The Black Achievers Wall
The Greatest Black Achievers in History
With only an elementary school education, Black inventor (and son of an enslaved parent), Garrett Morgan came up with several significant inventions, including an improved sewing machine and the gas mask. However, one of Morgan’s most influential inventions was the improved traffic light. Morgan’s was one of the first three-light systems that were invented in the 1920s, resulting in widespread adoption of the traffic lights we take for granted today.
The ironing board is a product that’s used possibly just as much as it’s overlooked. In the late 19th century, it was improved upon by Sarah Boone, an African American woman who was born enslaved. One of the first Black women in U.S. history to receive a patent, she expanded upon the original ironing board, which was essentially a horizontal wooden block originally patented in 1858. With Boone’s 1892 additions, the board featured a narrower and curved design, making it easier to iron garments, particularly women’s clothing. Boone’s design would morph into the modern ironing board that we use today.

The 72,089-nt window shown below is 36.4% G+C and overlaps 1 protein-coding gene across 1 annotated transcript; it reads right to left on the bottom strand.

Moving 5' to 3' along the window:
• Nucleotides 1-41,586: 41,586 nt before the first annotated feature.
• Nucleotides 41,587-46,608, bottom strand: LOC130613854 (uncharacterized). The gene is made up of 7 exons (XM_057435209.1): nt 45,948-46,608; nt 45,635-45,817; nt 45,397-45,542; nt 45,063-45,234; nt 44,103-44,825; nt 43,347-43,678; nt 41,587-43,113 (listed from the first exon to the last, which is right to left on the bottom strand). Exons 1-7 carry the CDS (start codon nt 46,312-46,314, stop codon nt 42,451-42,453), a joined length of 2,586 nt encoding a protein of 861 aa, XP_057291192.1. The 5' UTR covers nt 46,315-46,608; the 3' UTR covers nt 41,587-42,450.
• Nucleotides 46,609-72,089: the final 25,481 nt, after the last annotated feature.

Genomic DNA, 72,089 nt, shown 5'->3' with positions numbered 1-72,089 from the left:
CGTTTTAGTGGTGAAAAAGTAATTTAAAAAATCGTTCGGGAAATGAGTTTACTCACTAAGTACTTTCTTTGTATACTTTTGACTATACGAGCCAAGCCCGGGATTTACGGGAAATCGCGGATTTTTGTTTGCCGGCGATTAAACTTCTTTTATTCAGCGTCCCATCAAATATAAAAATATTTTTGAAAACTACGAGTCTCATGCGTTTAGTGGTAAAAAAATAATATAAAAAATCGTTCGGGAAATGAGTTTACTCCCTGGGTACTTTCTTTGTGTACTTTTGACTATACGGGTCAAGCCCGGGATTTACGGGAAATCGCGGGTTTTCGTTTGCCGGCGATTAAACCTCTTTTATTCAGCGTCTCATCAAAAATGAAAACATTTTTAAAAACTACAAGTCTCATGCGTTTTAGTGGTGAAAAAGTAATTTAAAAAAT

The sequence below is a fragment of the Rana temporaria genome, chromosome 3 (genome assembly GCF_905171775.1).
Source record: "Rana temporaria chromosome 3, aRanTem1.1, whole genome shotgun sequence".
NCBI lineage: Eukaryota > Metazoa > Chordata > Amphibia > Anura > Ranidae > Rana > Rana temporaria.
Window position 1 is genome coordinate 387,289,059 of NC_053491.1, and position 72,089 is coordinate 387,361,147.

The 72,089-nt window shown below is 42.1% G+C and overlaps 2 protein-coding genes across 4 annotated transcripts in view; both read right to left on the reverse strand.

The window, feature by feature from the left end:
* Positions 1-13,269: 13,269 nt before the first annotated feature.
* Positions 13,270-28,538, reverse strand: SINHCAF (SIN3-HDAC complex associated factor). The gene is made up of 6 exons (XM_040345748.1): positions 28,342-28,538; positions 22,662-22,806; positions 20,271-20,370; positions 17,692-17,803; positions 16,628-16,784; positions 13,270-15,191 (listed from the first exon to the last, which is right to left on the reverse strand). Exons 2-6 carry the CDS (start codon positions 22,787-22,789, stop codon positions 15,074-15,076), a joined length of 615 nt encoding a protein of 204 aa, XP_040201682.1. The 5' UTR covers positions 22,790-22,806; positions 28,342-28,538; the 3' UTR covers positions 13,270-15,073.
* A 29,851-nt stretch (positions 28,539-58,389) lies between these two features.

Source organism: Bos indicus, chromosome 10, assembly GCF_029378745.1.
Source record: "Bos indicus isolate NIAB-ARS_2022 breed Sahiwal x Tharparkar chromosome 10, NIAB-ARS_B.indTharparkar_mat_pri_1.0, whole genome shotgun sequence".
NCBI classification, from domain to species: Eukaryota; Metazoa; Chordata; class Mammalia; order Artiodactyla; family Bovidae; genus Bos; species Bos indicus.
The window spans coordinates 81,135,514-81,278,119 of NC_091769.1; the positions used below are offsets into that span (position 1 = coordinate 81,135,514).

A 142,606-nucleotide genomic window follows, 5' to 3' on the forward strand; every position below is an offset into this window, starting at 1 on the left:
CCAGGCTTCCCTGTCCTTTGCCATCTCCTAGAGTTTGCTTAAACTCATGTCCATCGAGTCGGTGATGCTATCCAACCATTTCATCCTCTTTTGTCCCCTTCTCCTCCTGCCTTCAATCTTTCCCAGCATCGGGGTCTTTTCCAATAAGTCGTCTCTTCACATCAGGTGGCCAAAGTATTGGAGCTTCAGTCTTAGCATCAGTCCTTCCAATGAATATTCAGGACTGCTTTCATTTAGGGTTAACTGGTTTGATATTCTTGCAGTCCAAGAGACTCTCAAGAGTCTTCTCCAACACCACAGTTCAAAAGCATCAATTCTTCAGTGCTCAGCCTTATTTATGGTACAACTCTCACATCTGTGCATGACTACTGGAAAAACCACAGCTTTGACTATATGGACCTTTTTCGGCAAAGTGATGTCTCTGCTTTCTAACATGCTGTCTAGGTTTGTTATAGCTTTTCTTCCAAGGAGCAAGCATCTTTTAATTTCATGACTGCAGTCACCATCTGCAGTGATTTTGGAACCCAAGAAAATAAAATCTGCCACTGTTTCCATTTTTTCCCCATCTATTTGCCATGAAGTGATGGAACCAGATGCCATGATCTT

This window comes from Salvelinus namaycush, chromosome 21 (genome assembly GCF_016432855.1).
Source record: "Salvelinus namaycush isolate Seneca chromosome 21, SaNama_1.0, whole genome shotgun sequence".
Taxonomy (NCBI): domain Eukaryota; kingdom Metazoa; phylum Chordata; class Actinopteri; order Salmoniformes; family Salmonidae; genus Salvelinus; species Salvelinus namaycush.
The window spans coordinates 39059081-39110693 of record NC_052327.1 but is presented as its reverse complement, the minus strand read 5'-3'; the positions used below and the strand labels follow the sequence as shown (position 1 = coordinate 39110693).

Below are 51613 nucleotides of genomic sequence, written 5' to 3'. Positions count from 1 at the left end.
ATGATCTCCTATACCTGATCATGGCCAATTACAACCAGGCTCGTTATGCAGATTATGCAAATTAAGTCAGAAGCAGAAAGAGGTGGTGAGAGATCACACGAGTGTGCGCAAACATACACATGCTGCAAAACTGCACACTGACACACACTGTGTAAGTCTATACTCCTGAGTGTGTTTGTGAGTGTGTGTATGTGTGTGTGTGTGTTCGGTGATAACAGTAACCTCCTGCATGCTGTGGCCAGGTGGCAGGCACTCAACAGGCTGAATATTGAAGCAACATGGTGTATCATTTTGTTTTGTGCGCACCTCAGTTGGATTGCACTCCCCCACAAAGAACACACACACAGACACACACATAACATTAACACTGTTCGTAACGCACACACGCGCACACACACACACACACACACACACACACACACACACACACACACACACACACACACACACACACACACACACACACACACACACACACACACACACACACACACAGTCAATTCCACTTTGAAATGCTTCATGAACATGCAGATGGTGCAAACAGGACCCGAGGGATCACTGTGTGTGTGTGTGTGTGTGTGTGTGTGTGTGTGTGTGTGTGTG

Elijah McCoy was the inventor of the lubricating oil cup that allowed railroad steam engines to be lubricated without stopping the train, saving time and money. McCoy was born in Colchester, Ontario, Canada on May 2, 1844. His parents escaped from slavery in Kentucky to Canada on the Underground Railroad. As a child, he became interested in mechanical devices, often taking apart machines and reassembling them. At the age of 15, McCoy was sent by his parents to attend school in Edinburgh, Scotland where he was certified as a mechanical engineer.